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V. Grey

Shop Talks on Socialism

(17 March 1945)

From The Militant, Vol. IX No. 11, 17 March 1945, p. 4.
Transcribed & marked up by Einde O’ Callaghan for the Encyclopaedia of Trotskyism On-Line (ETOL).

“I was talking to my corner grocer,” said Shorty. “He says Socialism is all right, but it doesn’t respect the rights of the individual.”

The fellows swapped arguments back and forth a while on this theme. And then it came out that Shorty’s grocery store was an A and P Tea store. That’s a big chain, in case you don’t know it. And the manager is only a forty dollar a week errand boy for the district manager, who’s an errand boy for somebody else.

So I don’t know just what individual rights this storekeeper thought he had that us working people might take away under socialism. Maybe he thought he knew what he was talking about. And maybe he was just a big-mouth and a show-off, repeating the lessons the bosses’ stooges taught him in school. You never can tell.

Anyhow, the way for a workingman or woman to look at it is this. What rights have we got right now under this free and democratic system we’re supposed to live in? And what rights would we like to have? And will we have them under a working people’s government?

You don’t have the right to freely change your job. You don’t have the right to take a day off. You don’t have the right to bring a steak sandwich every day in your lunch. You don’t have the right to criticize the boss. You don’t have the right to stand on your own two legs like a real individual human being should.

“Why everybody has those rights! This is a free country!”

No. That’s not so. Only a handful of people at the top have those rights. The working people don’t, because they can’t afford to have them. It would mean losing money, or what’s worse – losing their job. Then they would only have the right to starve.

Look at the way everybody in the shop is tied to his or her machine just as though an individual chain was welded to the machine and riveted around their wrists. And the chains of wage- slavery are worse than real chains in a way. Your hands work faster and pile up wealth faster for the boss when iron chains are not in the way.

Only NEED chains us all. Only cringing poverty before mighty wealth of ONE individual. But it’s a wonderful chain – for the BIG BOSS. We don’t all wear the exact same uniform of the chain-gang prisoner in the South. But it doesn’t take long for dust and hard labor to do its work and make us all look alike – inside and out.

So where is your individual? Where is he under this so- called system of the individual, this capitalist system? Why, his individuality is buried in the mines, and it’s crushed out of him and pushed and pulled out of him in the factory.

Only a slobbery fool at the top sitting uselessly on the sands of Miami, while his managers run the business, is “free.” Only a parasite, living drunkenly and aimlessly off the backs of a million slaves, has any “rights.” Only this rum-pot has the nerve to call himself an “individual” under this system.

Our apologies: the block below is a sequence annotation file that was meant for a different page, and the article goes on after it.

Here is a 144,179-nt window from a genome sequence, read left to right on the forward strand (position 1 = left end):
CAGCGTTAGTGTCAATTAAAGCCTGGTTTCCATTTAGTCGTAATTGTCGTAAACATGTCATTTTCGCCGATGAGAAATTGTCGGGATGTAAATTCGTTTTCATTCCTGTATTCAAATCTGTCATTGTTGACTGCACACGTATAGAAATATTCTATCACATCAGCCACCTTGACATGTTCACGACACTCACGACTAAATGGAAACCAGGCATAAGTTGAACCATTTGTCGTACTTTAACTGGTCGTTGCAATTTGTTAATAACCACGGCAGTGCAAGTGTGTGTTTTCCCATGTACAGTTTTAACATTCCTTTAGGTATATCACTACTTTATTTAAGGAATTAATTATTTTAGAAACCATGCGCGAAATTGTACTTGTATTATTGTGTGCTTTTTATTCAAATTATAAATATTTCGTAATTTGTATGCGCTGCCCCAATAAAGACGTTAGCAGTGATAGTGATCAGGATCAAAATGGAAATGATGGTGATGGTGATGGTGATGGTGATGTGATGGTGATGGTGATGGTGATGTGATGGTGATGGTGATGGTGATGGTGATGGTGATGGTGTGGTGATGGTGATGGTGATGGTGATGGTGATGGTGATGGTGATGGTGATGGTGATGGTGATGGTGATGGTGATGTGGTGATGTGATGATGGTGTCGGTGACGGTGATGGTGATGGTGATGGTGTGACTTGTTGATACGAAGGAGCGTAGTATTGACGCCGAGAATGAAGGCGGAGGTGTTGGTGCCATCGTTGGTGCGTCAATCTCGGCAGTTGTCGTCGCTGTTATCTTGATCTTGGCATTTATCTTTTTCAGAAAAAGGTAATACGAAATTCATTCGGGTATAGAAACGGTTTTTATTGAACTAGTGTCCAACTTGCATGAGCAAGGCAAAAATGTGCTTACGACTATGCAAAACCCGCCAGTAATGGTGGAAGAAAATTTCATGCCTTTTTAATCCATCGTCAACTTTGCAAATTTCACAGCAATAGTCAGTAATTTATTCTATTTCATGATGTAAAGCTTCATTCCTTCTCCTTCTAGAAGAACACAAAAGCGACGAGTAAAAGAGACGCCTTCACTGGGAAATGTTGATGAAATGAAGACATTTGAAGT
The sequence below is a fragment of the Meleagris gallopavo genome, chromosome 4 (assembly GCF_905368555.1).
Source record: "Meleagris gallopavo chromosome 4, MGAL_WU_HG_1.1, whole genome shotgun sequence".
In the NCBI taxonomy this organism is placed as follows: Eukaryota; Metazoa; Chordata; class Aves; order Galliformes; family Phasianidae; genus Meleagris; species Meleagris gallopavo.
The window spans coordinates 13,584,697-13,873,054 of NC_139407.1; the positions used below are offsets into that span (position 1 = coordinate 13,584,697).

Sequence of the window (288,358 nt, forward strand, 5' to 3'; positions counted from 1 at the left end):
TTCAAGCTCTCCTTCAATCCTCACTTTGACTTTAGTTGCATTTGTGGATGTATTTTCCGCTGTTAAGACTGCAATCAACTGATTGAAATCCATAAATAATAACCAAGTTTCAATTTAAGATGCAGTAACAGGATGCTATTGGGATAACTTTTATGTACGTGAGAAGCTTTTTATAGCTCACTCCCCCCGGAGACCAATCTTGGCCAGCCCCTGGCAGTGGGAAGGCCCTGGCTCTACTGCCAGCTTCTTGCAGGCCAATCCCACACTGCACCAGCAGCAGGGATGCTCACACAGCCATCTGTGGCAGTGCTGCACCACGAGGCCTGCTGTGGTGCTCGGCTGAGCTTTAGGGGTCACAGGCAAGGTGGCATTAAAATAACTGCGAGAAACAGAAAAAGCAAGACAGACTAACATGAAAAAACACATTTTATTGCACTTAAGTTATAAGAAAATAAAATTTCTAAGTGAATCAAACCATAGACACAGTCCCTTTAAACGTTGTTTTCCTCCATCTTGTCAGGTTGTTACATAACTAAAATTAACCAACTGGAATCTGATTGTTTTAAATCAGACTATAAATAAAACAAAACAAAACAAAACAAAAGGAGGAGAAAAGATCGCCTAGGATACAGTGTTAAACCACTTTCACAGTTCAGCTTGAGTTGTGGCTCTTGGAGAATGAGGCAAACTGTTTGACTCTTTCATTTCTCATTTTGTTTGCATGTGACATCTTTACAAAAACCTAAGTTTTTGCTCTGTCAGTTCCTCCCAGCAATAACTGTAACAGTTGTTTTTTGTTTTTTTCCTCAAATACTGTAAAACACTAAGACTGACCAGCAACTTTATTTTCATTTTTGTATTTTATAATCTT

Crown of Capitalist Individualism

There’s your individual. There’s the crowning glory of individualism. A bored and jaded imitation of the rest of his society. His main activity is to find newer thrills and taste rarer foods. His main accomplishment is a final softening of the brain, And this is the mark we are told to aim at to become an individual!

When we working people take over production, we’ll have some real rights for the first time in history. The main thing we’ll do is make enough and more than enough goods for all. Then a man or woman won’t have to look the other way when the foreman passes – or keep his mouth shut when he wants to open it. The fear of starvation and poverty which makes us about as “individual” as an animal will be gone.

People will then have a different idea of what makes you outstanding, excellent, or “better” than somebody else. They won’t figure that the biggest thief or his heirs are so hot. Not the person who steals the most, but the one who creates the most, and the best, will stand at the “top” of OUR society.

And we’re going to see to it that a person who wants to be a pattern-maker, or engineer or whatever else gets a crack at it. And I don’t mean just a three-day trial like in the present contract seniority clause, either. We’ll filter the ore dust, coal dust, polishing powder, welding smoke, grinding dust, paint-spray fumes – draw them right out of the air. So people will keep their clothes clean and different, and LOOK LIKE individuals.

We’ll make the work easier by using the many inventions that capitalists buy up and bury. And we’ll encourage far more inventions from people who can hold up their heads for the first time and look their machine and the whole factory over from top to bottom. Instead of us all being one tired-out bunch of workers, drab, grey, and regimented by the power of Capital, we’ll BE individuals.

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Last updated: 16 October 2018